Mt. Lhotse 8516m Expedition

FROM $13500 50 DAYS EXCLUDING FLIGHTS

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Cost: Group Join Basic Advance Base Camp Services only   

Single Person US $ 13,500
2-4 Person US $ 10,500 per person
5-8 Person US $ 9,500 per person
9-12 Person US $ 8,500 per person
12-15 People US 7,500 per person

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Trip Information

Lhotse (Nepali: ल्होत्से L'hōtsē [loːtsi]; Tibetan: ལྷོ་རྩེ, lho rtse) is the fourth highest mountain in the world at 8,516m (27,940ft), after Mount Everest, K2, and Kangchenjunga. Part of the Everest massif, Lhotse is connected to the latter peak via the South Col. Lhotse means “South Peak” in Tibetan. In addition to the main summit at 8,516m (27,940ft) above sea level, the mountain comprises the smaller peaks Lhotse Middle (East) at 8,414m (27,605ft), and Lhotse Shar at 8,383m (27,503ft). The summit is on the border between Tibet and the Khumbu region of Nepal.

An early attempt on Lhotse was by the 1955 International Himalayan Expedition, headed by Norman Dyhrenfurth. It also included two Austrians (cartographer Erwin Schneider and Ernst Senn) and two Swiss (Bruno Spirig and Arthur Spöhel), and was the first expedition in the Everest area to include Americans (Fred Beckey, George Bell, and Richard McGowan). The Nepalese liaison officer was Gaya Nanda Vaidya. They were accompanied by 200 local porters and several climbing Sherpas. After a brief look at the dangerous southern approaches of Lhotse Shar, they turned their attention, during September and October, to the Western Cwm and the northwest face of Lhotse, on which they achieved an altitude of about 8,100m (26,600ft). They were beaten back by unexpectedly strong wind and low temperatures. Under Schneider's direction they completed the first map of the Everest area (1:50,000 photogrammetric). The expedition also made several short films covering local cultural topics, and made a number of first ascents of smaller peaks in the Khumbu region.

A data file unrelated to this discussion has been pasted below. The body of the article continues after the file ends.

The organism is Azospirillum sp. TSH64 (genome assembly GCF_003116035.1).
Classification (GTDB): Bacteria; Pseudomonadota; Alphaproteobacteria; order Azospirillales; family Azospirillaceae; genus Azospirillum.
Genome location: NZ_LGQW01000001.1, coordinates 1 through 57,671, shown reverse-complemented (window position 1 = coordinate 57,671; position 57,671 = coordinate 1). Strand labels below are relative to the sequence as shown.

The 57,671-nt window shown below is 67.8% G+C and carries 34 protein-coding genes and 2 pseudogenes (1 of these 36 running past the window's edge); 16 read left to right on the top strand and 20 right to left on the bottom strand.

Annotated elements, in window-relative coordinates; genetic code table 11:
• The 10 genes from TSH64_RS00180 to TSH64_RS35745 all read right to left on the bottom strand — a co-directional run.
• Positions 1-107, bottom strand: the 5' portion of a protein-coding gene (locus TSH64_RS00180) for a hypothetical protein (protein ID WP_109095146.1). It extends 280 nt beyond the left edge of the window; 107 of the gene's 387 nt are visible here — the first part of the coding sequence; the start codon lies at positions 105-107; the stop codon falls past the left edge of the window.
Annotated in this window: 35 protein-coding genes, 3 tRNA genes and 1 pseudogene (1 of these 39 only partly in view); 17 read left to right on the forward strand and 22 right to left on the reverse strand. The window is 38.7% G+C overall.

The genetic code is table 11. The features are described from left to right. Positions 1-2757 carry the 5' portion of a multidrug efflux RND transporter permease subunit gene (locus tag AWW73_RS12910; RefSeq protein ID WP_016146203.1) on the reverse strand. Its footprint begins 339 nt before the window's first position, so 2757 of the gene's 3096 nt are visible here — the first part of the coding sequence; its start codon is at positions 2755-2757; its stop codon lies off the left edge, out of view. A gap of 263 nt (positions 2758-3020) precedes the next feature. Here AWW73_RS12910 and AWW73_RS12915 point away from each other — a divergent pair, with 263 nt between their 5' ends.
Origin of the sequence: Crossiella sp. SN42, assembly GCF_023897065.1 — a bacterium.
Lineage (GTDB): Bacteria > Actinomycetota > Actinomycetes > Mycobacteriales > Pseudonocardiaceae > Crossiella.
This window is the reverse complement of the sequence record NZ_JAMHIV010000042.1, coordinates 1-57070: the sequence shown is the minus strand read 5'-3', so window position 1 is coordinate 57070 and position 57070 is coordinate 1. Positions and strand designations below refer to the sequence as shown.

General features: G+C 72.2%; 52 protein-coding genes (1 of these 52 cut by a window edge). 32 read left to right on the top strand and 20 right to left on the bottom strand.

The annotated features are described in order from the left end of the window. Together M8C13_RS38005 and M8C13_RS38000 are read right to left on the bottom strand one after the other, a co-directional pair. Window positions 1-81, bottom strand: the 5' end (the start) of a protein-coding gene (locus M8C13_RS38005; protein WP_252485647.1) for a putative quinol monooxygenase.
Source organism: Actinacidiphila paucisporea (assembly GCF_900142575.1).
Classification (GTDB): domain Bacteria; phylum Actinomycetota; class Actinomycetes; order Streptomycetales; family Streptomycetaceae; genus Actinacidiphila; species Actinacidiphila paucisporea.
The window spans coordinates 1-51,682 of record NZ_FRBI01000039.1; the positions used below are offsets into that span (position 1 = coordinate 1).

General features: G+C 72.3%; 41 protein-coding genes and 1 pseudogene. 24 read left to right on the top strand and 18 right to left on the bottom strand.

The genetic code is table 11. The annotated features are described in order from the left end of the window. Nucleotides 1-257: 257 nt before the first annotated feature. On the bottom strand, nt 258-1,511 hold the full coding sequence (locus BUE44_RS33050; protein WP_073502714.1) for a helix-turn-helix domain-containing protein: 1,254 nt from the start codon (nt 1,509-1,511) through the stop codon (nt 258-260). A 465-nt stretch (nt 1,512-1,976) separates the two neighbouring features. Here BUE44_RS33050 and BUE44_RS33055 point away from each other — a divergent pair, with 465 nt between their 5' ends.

The main summit of Lhotse was first climbed on May 18, 1956, by the Swiss team of Ernst Reiss and Fritz Luchsinger from the Swiss Mount Everest/Lhotse Expedition. On May 12, 1970, Sepp Mayerl and Rolf Walter of Austria made the first ascent of Lhotse Shar. Lhotse Middle remained, for a long time, the highest unclimbed named point on Earth; on May 23, 2001, its first ascent was made by Eugeny Vinogradsky, Sergei Timofeev, Alexei Bolotov and Petr Kuznetsov of a Russian expedition.

The Lhotse standard climbing route follows the same path as Everest's South Col route up to the Yellow Band beyond Camp 3. After the Yellow Band the routes diverge with climbers bound for Everest taking a left over the Geneva Spur up to the South Col, while Lhotse climbers take a right further up the Lhotse face. The last part to the summit leads through the narrow "Reiss couloir" until the Lhotse main peak is reached.

By December 2008 371 climbers had summited Lhotse while 20 died during their attempt. Lhotse was not summited in 2014, 2015, or 2016 due to a series of incidents, however, it was summited again in May 2017. In 2016 Ang Furba Sherpa died from a fall while working on the mountain to set ropes.

  • Max Height 8516m
  • Difficulty LevelChallenging
  • Start From Kathmandu
  • End From Kathmandu
  • Accommodation -
  • Country Nepal

Trip Gallery

Day to Day Itinerary

Day 1 1400m
Kathmandu: Arrival at Kathmandu and transfer to hotel

Arrival at Kathmandu and transfer to hotel

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